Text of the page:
Mechanical role of elastic fibers in tendons to get closer look
Spencer Lake and Robert Mecham lead a team using imaging to study function of elastin in tendons
Tendons, which connect muscle to bone, are made up primarily of collagen fibers, but also contain a network of elastic fibers that may be important for transferring force and in resisting fatigue. A team of researchers at Washington University in St. Louis plans to use imaging to take a closer look than has previously been possible at the mechanical role of elastic fibers in tendons.
Spencer Lake, associate professor of mechanical engineering & materials science in the McKelvey School of Engineering, and Robert Mecham, the Alumni Endowed Professor of Cell Biology and Physiology and an affiliate faculty member in biomedical engineering in McKelvey Engineering, will use a quantitative imaging technique and mechanical testing to study tendons from a novel mouse model with a three-year, $454,261 grant from the National Science Foundation. The new research builds on previous work in Lake’s lab that suggested an important role for elastic fibers in providing functional strength to tendons.
Using two-photon imaging that takes advantage of a pulsed infrared laser to acquire high-quality 3D images, Lake and his team will study tissues from mice that lack elastic fibers in their tendons to observe the impact on mechanics, such as how they handle dynamic loading and fatigue. While the imaging technique is not new, Jeremy Eekhoff, a doctoral student in Lake’s Musculoskeletal Soft Tissue Lab, has made several adjustments to the approach that will allow them to see deeper into the tissue. Eekhoff adapted a tissue-clearing protocol in which the researchers exchange the water in the tissue for a solution that more closely matches the optical properties of the tendon.
“Our new imaging technique is critical because we can now image several hundred microns deep, which in the mouse tendon, allows us to image all the way through the tissue,” Lake said. “We can use this method to understand how elastin is organized in different genetically-modified mouse models, as well as in section of tendons from larger species such as human and cow.”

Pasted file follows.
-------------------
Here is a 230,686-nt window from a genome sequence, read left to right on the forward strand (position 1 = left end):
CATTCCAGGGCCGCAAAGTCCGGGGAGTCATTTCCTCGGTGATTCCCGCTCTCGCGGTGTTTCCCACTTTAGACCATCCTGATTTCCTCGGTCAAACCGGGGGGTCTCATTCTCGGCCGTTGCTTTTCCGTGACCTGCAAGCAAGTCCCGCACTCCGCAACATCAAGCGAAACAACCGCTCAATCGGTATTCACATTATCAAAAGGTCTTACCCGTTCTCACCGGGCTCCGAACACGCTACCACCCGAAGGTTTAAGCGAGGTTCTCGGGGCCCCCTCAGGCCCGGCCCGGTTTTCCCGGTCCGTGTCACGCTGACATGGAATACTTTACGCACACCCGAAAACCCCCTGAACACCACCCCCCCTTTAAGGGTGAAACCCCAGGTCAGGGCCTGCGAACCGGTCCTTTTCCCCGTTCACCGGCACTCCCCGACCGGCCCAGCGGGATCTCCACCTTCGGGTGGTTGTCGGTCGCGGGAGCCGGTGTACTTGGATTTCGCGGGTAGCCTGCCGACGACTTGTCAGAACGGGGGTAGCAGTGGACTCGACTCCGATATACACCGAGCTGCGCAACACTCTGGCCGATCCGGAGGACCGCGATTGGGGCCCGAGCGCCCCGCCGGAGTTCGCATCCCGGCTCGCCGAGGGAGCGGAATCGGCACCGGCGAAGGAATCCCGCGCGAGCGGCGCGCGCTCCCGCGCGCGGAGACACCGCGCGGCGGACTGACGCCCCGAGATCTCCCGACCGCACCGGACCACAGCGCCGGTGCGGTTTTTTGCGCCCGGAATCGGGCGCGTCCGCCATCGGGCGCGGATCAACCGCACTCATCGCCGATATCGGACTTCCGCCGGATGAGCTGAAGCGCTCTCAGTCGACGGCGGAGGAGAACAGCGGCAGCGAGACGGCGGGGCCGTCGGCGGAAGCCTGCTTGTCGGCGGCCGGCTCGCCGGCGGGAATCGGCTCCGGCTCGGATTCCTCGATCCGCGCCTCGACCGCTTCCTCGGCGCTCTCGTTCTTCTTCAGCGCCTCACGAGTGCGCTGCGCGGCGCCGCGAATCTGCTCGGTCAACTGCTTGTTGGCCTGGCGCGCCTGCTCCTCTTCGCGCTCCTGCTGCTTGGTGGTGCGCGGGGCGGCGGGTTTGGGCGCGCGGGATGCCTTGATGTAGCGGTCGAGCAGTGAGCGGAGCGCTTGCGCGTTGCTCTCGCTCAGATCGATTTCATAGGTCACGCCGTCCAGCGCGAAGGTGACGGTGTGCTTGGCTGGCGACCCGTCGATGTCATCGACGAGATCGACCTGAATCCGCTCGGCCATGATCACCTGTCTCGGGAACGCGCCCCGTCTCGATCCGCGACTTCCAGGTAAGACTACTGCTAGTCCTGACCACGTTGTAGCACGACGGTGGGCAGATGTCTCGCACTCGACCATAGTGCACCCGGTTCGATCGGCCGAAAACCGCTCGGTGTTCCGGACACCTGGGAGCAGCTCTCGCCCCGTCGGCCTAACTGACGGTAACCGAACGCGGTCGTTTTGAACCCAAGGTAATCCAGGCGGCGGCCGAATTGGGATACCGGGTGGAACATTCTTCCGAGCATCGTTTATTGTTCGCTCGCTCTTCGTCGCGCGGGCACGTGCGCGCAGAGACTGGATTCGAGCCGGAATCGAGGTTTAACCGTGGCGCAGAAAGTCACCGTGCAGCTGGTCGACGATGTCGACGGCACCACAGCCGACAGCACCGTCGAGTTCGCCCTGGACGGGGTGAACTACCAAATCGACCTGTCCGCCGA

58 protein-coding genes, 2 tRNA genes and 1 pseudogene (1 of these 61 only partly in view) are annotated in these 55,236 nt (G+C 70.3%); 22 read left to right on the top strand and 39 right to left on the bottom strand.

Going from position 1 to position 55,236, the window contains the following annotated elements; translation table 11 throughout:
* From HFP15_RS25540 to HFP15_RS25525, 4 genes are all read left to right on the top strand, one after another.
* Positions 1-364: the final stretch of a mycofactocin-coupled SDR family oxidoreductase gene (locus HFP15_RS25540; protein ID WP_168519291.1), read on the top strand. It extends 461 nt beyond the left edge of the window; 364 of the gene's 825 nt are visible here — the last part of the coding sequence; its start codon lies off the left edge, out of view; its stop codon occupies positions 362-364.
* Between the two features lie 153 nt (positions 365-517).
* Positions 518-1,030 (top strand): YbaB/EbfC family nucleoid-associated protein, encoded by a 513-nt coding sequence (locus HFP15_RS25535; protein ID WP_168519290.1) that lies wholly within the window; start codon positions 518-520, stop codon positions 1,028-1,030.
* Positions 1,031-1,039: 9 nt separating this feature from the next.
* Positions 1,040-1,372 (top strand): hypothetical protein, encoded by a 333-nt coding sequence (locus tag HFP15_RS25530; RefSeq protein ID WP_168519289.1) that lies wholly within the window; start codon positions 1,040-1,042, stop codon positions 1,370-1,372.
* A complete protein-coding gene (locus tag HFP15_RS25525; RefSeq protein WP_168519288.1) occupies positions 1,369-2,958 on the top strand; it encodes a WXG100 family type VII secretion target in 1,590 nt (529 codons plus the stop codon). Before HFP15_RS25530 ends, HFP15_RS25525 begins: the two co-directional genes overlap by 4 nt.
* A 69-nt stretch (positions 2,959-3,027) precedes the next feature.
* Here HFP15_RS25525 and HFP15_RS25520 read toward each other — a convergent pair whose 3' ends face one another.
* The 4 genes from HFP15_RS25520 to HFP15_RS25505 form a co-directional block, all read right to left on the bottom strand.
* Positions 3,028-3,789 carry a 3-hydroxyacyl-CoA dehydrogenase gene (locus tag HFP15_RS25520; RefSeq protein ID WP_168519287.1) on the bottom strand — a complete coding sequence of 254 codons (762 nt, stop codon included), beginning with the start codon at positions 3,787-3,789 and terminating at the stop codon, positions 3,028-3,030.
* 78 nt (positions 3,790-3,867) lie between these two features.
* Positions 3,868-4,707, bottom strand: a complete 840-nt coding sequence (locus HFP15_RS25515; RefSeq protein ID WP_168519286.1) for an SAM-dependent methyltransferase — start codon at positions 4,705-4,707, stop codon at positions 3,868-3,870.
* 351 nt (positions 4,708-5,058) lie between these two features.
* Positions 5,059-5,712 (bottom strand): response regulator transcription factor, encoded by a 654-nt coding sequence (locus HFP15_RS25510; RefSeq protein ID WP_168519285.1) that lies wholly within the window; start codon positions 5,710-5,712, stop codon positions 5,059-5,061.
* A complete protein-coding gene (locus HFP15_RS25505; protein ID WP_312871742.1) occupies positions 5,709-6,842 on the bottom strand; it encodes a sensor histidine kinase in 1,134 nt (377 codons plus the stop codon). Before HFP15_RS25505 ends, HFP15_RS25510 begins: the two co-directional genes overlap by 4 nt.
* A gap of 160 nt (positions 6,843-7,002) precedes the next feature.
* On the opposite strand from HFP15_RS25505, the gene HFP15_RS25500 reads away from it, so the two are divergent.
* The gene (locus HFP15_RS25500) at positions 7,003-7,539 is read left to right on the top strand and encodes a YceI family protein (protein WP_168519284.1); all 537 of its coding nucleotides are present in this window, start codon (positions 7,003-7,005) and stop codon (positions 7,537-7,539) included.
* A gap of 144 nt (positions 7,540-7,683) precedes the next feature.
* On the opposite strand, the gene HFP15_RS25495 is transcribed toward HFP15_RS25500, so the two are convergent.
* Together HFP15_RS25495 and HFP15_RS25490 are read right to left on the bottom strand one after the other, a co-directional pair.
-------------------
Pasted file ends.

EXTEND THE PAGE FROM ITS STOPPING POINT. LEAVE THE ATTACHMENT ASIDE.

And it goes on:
Lake and the team will look at the Achilles tendon and the tibialis anterior tendon (TBAT) from mice and humans and the superficial digital flexor tendon and long digital extensor tendon from cows. Since the tendons in mice are so small, using the tendons from larger species will provide a better view of the elastin in the interfascicular matrix where elastic fibers are more densely concentrated.
“Tendons are quite different depending on their functional demands,” Lake said. “The Achilles tendon is a high-energy, dynamic tendon, while the TBAT is more of a stabilizing, positional tendon. We’ve seen thus far that energy-storing tendons have more elastin, which we think is playing a larger role in those tendons than in the stabilizing, positional ones."
For the outreach element of the project, Lake plans to share the imaging technique with other Washington University researchers and create a workshop for researchers at local universities where data and ideas can be shared. In addition, he will work with students from Pattonville High School’s Biomedical Science Program to provide opportunities for hands-on training and to complete a senior project in his lab.
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